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Hear Ye, Hear Ye! Norman’s Medieval Fair Returned…Sort Of.

As my friend’s light-blue dragon of a finely-tuned automobile turned into the sparse parking lot furthest away from the culinary settlement, I glanced past the trees and over the main road to the very-there parcel of land carved out by the few food-truck operators willing to brave the end of this plague year and its sullen entry into local Medieval Fair lore.

Like many Oklahoma City area bread and circuses over the past year, the good fairs have gone quiet and the decent fairgoers even quieter, but as responsible citizens have been receiving their vaccinations on a steady basis, slowly events have been returning to the forefront with one of Norman’s most flagrant—the Medieval Fair—leading the way. Sort of.

Walking out onto Reaves Park in its sunshiny glory, the bright yellow signage informed us it was a special event, featuring “food to go” now and the fair as a special online event later. As mainly hungry adults skittered around looking for something to desperately snack on, waving scarily at townsfolk off to the side was the only costumed creature I had seen there thus far, a skeletal warrior:

With twenty (or, probably, far less) trucks lined up on the gravel and green of the park, there was no sword-swinging fighters or tightly-bloused lasses to methodically heat up this winterfresh blood; instead there were the usual event-worthy eats featuring sausage-on-a-stick, fried-cheese-on-a-stick and, presumably, just sticks. It is a medieval fair, right?

My friend made the first stop at an old favorite of mine, Tad’s Bodacious Burritos. While I would have expected, at the very least. Tad’s “Ye Olde” Bodacious Burritos, all was forgiven with the pricey order of a Walking Taco ($8.00), the first in a long line of non-canon eats. The bag of Doritos, halved with various bits of cheese and greens, left us with a minor snack that fueled as well a fortified us to our next not-so-ancient eatery.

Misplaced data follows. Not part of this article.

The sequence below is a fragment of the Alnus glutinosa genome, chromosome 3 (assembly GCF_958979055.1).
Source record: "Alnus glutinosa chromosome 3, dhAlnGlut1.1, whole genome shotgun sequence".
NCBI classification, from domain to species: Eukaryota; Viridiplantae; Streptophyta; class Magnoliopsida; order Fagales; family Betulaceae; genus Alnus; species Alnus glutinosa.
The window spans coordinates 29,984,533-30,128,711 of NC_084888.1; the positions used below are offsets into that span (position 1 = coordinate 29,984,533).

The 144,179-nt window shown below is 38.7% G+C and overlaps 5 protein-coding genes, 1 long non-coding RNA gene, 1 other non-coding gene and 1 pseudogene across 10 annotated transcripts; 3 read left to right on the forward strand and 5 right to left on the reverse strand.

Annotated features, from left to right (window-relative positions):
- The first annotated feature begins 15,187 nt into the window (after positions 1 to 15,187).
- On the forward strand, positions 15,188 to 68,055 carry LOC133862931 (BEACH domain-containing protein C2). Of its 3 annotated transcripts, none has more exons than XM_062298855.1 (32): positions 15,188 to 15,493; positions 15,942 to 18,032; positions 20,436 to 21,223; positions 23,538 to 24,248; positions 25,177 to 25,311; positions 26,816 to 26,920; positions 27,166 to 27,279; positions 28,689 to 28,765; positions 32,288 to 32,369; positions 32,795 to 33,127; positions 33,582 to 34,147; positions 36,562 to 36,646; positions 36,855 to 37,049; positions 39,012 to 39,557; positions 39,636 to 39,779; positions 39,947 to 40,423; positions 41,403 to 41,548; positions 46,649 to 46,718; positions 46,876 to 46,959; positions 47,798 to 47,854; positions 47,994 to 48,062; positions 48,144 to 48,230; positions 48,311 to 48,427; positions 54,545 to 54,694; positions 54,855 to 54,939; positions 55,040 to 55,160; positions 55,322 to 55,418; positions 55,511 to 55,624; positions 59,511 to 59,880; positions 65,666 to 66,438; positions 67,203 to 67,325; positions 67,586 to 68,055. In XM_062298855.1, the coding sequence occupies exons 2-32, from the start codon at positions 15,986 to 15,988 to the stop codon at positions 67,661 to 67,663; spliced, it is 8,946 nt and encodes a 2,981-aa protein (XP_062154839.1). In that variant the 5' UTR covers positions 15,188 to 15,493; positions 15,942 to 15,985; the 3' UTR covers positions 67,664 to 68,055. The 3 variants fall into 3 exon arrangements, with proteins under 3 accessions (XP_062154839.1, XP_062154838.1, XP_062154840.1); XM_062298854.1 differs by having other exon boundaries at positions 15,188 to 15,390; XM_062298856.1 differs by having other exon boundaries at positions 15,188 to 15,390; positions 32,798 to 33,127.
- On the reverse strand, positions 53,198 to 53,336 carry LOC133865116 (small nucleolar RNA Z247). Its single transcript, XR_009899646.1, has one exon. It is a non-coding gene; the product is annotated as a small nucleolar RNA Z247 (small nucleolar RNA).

But, before then, along the way we noticed that period-friendly music was being chimed in from somewhere; with no band within sight, it turned out that, on a picnic table, a computer was turned to presumably the Middle Ages channel on Spotify. Next to the speakers, however, a jolly woman had a large rat on her shoulder which I petted and then, promptly, tested positive for the bubonic plague.

Needing something sugary for my soul, I headed over to B&G Concessions—the other Indian Taco guys in the business—because I heard through the interloping grapevine they were deep-frying Twinkies ($4.00), another mass-carnival treat I have never had. As the powdered sugar covered the table like a coke-heavy scene from Scarface, I was mildly amused by the tasty novelty of the snack, but only mildly.

For our finally concession snack of this feudal faux-pas, I had decided to go full renaissance man and try Big G’s Gator on a Stick ($12.00). As I stood in line, my mind picturing a ferocious alligator impaled on a wooden pike, those tasteless fantasies were jostled loose by a welcomed interruption from my gal-pal Jodie and her husband, sadly not there for any type of reptile meat.


As my friend ordered a repulsive hunk of fried cheese-on-a-stick, I opened the Styrofoam container containing my gator and I was…somewhat let down. Despite the wholly predictable minuscule size, the meat of this water-bound creature was irreversibly dry and somewhat tasteless, my mouth needed some sort of liquid, preferably mead, to choke it down piece-by-piece, bite-by-bite.

My naturally bloodshot eyes about to pop out of my head as I tried desperately to get the gator down, from out of nowhere, the Pope and his sworn acolyte appeared on the concrete road, apparently to cure me of my afternoon vexing; in return, I accused them of heresy. It seemed like the right thing to do, by God.



Follow Louis on Twitter at @LouisFowler and Instagram at @louisfowler78.

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